"We'll blow up anything," says David Price, the chief executive of Chemring. "If you want a lock blown out, or a bridge brought down, or a Scud missile exploded, we provide the kit to do it."
Chemring doesn't only blow things up. The defence group also makes munitions, flares and the countermeasures sprayed out by aircraft to draw off incoming fire. It is a business proving remarkably resilient in an increasingly tricky defence market, maintaining the FTSE 250-listed group's double-digit growth in the face of sharp defence cuts.
One part of Chemring's secret is to produce "consumables". Another is to be making a host of military products ever more in demand as warfare shifts from massive, state-on-state battles, to on-going skirmishing with guerrilla forces embedded in civilian populations. "Terrorists are very innovative, constantly changing the mechanisms they use to attack us," Dr Price explains. "But we can do very rapid developments – it took us only four months to develop a particular flare for Afghanistan, for example."
The numbers speak for themselves. Chemring's revenues grew by 18 per cent last year, its earnings-per-share by 14 per cent. By March, six months into the new financial year, the group's order book was a sturdy £944m, 60 per cent higher than in 2010. For most companies this might be an extraordinary growth spurt. For Chemring, which has seen both revenues and profits soar by 40 per cent every year for the last 10, it is business as usual.
When quietly flamboyant Dr Price joined the group in 2005, Chemring made countermeasures and consumer marine electronics, and had a market cap of £130m. Now it employs 4,000 people, sells to 80 countries, and is worth nearly £1.3bn. And while it is still the world's biggest countermeasures producer – with roughly half of the global market – it now also does everything from anti- improvised explosive device (IED) systems, to "black light" pyrotechnics to light up enemy movements, to satellite launchers.
"The type of products we make are a bit like making Mars bars – only using chemical energetic materials of one sort and another," Dr Price says. "You get a bunch of chemicals and mix them together, make a shape, coat it, wrap it in metal or plastic."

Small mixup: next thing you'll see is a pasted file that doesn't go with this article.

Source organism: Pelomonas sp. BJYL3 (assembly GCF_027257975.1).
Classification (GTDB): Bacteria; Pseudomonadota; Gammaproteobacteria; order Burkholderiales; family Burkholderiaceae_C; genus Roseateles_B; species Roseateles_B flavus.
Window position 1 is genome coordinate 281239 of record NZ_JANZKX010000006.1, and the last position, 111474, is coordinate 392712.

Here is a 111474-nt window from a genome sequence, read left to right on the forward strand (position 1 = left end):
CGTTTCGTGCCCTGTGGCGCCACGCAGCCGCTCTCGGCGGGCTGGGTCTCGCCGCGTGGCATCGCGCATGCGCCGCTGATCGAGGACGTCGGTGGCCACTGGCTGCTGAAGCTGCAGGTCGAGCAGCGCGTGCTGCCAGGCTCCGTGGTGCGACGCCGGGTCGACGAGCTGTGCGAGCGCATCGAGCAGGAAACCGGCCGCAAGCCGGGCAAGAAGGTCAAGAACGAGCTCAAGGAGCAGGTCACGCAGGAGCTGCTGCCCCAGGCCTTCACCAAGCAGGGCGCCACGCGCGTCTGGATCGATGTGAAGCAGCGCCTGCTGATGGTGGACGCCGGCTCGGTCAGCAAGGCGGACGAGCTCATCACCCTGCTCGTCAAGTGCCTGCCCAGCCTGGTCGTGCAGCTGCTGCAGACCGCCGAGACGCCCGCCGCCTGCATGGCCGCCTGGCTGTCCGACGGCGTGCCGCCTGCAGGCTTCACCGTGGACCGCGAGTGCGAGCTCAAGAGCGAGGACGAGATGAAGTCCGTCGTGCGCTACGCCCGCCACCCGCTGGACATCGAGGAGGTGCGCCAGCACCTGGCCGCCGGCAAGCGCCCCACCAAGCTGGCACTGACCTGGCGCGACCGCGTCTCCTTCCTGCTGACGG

Using a common process, Chemring manufactures huge volumes at its string of factories across Europe, Australia and the US, sometimes up to a million units per month. "The only difference with a Mars bar is that if we make a mistake it blows up," Dr Price says.
In the six years since Dr Price took the helm, Chemring has sold off its dawdling marine electronics business and gone on an extended spending spree, snapping up 17 companies and spending £450m in the process. At first glance, such stellar growth might look unsustainable – even more so since the US held its military spending flat and the UK Government slashed 8 per cent off the defence budget, with more to come. But the cuts are focusing on the massive cost of "platforms" such as ships and tanks. And while military strategists wrestle with how major hardware is best used in "asymmetric warfare" – where armed forces face threats from amorphous insurgent groups – Chemring's business is well-suited to the challenge.
The counter-measures unit, for example, has huge growth potential. The technology is surprisingly new – as recently as the Bosnian conflict, Apache helicopters sat on the runway because Nato knew the Serbs had shoulder-launchers and could shoot them down, according to Dr Price. Even now, only between a fifth and a quarter of aircraft are equipped to protect against incoming attack and the market is growing at 10 per cent per year.